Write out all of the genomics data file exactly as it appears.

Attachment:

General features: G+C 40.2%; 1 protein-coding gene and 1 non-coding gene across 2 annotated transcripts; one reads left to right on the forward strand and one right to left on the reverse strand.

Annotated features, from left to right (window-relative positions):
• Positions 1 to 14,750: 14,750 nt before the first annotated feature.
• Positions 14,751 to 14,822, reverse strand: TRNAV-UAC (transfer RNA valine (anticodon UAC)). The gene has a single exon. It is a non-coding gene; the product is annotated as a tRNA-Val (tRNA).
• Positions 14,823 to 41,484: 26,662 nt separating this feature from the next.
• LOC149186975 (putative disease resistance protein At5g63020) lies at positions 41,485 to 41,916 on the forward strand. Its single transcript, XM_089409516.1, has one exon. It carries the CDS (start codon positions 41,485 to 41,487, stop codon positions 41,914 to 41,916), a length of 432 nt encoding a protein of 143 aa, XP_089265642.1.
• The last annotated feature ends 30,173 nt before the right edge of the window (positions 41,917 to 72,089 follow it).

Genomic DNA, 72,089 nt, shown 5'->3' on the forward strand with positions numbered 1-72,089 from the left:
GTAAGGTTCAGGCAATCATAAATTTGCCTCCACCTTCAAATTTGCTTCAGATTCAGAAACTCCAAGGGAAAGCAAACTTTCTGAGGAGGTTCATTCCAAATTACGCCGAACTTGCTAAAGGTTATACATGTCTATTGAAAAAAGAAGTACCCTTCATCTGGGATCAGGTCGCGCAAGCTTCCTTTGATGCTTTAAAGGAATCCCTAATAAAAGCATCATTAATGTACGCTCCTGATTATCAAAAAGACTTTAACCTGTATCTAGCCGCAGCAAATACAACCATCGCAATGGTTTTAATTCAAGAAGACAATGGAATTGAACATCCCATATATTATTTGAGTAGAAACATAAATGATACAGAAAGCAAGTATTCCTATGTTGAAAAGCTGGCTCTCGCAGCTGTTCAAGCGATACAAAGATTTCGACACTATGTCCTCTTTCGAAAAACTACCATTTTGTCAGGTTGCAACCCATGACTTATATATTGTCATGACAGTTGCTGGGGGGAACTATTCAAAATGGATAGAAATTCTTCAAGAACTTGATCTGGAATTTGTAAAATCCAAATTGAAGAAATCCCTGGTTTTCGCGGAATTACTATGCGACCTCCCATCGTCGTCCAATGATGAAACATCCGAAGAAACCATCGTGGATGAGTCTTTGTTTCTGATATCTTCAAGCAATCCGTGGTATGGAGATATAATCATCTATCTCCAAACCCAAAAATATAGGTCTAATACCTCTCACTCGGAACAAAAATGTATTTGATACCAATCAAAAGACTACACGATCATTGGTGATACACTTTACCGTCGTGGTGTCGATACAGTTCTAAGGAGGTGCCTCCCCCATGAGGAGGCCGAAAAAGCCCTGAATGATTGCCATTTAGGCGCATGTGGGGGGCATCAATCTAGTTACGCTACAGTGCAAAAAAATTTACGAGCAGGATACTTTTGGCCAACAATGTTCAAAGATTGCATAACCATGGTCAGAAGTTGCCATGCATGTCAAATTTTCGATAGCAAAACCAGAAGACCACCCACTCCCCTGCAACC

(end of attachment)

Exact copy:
General features: G+C 40.2%; 1 protein-coding gene and 1 non-coding gene across 2 annotated transcripts; one reads left to right on the forward strand and one right to left on the reverse strand.

Annotated features, from left to right (window-relative positions):
• Positions 1 to 14,750: 14,750 nt before the first annotated feature.
• Positions 14,751 to 14,822, reverse strand: TRNAV-UAC (transfer RNA valine (anticodon UAC)). The gene has a single exon. It is a non-coding gene; the product is annotated as a tRNA-Val (tRNA).
• Positions 14,823 to 41,484: 26,662 nt separating this feature from the next.
• LOC149186975 (putative disease resistance protein At5g63020) lies at positions 41,485 to 41,916 on the forward strand. Its single transcript, XM_089409516.1, has one exon. It carries the CDS (start codon positions 41,485 to 41,487, stop codon positions 41,914 to 41,916), a length of 432 nt encoding a protein of 143 aa, XP_089265642.1.
• The last annotated feature ends 30,173 nt before the right edge of the window (positions 41,917 to 72,089 follow it).

Genomic DNA, 72,089 nt, shown 5'->3' on the forward strand with positions numbered 1-72,089 from the left:
GTAAGGTTCAGGCAATCATAAATTTGCCTCCACCTTCAAATTTGCTTCAGATTCAGAAACTCCAAGGGAAAGCAAACTTTCTGAGGAGGTTCATTCCAAATTACGCCGAACTTGCTAAAGGTTATACATGTCTATTGAAAAAAGAAGTACCCTTCATCTGGGATCAGGTCGCGCAAGCTTCCTTTGATGCTTTAAAGGAATCCCTAATAAAAGCATCATTAATGTACGCTCCTGATTATCAAAAAGACTTTAACCTGTATCTAGCCGCAGCAAATACAACCATCGCAATGGTTTTAATTCAAGAAGACAATGGAATTGAACATCCCATATATTATTTGAGTAGAAACATAAATGATACAGAAAGCAAGTATTCCTATGTTGAAAAGCTGGCTCTCGCAGCTGTTCAAGCGATACAAAGATTTCGACACTATGTCCTCTTTCGAAAAACTACCATTTTGTCAGGTTGCAACCCATGACTTATATATTGTCATGACAGTTGCTGGGGGGAACTATTCAAAATGGATAGAAATTCTTCAAGAACTTGATCTGGAATTTGTAAAATCCAAATTGAAGAAATCCCTGGTTTTCGCGGAATTACTATGCGACCTCCCATCGTCGTCCAATGATGAAACATCCGAAGAAACCATCGTGGATGAGTCTTTGTTTCTGATATCTTCAAGCAATCCGTGGTATGGAGATATAATCATCTATCTCCAAACCCAAAAATATAGGTCTAATACCTCTCACTCGGAACAAAAATGTATTTGATACCAATCAAAAGACTACACGATCATTGGTGATACACTTTACCGTCGTGGTGTCGATACAGTTCTAAGGAGGTGCCTCCCCCATGAGGAGGCCGAAAAAGCCCTGAATGATTGCCATTTAGGCGCATGTGGGGGGCATCAATCTAGTTACGCTACAGTGCAAAAAAATTTACGAGCAGGATACTTTTGGCCAACAATGTTCAAAGATTGCATAACCATGGTCAGAAGTTGCCATGCATGTCAAATTTTCGATAGCAAAACCAGAAGACCACCCACTCCCCTGCAACC